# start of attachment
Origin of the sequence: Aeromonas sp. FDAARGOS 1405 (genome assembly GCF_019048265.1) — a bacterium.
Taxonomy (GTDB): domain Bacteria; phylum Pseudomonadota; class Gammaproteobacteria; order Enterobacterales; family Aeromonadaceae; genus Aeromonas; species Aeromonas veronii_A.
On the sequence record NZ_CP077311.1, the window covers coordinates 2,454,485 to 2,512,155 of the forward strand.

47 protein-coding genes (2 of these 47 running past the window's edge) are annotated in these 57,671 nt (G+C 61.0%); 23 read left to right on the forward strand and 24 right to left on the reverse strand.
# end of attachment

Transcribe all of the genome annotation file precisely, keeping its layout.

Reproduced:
Origin of the sequence: Aeromonas sp. FDAARGOS 1405 (genome assembly GCF_019048265.1) — a bacterium.
Taxonomy (GTDB): domain Bacteria; phylum Pseudomonadota; class Gammaproteobacteria; order Enterobacterales; family Aeromonadaceae; genus Aeromonas; species Aeromonas veronii_A.
On the sequence record NZ_CP077311.1, the window covers coordinates 2,454,485 to 2,512,155 of the forward strand.

47 protein-coding genes (2 of these 47 running past the window's edge) are annotated in these 57,671 nt (G+C 61.0%); 23 read left to right on the forward strand and 24 right to left on the reverse strand.